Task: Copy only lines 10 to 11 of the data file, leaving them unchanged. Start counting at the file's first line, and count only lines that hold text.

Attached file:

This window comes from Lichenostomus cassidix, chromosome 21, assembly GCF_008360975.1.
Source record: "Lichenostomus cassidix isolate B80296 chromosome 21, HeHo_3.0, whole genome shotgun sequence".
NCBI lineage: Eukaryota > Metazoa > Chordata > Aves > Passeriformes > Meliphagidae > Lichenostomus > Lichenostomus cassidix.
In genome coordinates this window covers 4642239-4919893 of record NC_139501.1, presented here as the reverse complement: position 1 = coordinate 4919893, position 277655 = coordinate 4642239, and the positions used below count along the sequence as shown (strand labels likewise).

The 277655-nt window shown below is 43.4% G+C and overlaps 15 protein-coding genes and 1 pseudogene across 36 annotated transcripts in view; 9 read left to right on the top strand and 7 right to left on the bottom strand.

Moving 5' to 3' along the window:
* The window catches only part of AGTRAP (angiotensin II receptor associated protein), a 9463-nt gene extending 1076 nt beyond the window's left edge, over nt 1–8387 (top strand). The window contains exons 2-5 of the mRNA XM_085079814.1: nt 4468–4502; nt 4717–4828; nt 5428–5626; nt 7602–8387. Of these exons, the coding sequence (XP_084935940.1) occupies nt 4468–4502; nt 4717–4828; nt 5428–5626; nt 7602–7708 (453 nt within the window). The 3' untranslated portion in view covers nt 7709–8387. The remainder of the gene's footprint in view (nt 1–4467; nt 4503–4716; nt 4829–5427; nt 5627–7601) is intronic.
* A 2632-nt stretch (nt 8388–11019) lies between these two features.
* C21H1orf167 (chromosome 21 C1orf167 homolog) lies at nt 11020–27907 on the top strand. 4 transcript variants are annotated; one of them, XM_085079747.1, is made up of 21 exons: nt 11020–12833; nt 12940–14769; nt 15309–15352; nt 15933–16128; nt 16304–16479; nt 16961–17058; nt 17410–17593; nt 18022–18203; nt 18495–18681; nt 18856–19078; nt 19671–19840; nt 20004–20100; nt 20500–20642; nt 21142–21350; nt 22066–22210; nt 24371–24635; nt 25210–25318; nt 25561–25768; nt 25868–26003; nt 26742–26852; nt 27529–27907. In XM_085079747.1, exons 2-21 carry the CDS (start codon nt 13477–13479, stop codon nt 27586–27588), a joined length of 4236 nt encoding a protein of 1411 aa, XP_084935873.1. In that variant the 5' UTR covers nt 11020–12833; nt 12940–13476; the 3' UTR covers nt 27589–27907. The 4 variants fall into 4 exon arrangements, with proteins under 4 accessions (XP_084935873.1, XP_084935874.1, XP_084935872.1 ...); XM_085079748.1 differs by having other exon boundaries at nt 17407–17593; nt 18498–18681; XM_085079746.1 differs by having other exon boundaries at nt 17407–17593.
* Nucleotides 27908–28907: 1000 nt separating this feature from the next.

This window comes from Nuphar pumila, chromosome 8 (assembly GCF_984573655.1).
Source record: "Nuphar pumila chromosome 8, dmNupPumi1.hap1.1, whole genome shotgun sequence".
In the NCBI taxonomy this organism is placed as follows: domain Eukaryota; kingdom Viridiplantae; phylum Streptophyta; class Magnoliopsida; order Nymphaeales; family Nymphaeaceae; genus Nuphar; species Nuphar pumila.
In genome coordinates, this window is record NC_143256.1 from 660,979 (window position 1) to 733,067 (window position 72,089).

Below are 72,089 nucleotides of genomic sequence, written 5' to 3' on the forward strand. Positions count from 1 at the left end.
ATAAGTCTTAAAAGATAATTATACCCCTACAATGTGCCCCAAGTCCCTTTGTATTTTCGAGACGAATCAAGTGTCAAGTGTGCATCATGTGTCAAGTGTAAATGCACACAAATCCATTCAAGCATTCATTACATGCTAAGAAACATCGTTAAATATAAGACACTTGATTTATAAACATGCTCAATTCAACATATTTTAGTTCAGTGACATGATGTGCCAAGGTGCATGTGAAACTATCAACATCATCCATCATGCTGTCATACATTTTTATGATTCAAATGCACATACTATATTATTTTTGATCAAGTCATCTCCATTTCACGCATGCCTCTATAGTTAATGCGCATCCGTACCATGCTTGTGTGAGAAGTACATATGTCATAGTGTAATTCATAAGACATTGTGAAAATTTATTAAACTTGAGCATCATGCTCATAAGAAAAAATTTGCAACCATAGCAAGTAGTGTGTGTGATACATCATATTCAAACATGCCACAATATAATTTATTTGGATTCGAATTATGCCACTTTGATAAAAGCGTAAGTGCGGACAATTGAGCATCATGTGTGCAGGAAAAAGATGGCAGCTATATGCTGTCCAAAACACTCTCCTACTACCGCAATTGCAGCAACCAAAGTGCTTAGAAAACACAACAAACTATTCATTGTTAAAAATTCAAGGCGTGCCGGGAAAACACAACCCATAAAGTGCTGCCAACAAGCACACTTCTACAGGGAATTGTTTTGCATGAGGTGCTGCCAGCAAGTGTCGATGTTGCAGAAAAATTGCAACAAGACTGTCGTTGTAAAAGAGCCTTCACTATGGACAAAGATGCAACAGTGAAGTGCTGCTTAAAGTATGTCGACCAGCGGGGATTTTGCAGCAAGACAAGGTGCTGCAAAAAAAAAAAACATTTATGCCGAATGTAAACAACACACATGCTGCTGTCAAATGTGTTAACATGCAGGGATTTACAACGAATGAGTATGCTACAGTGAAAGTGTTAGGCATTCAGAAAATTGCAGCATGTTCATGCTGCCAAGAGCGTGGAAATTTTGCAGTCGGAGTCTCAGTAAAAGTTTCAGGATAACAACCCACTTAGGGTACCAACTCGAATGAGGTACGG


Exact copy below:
* Nucleotides 27908–28907: 1000 nt separating this feature from the next.

This window comes from Nuphar pumila, chromosome 8 (assembly GCF_984573655.1).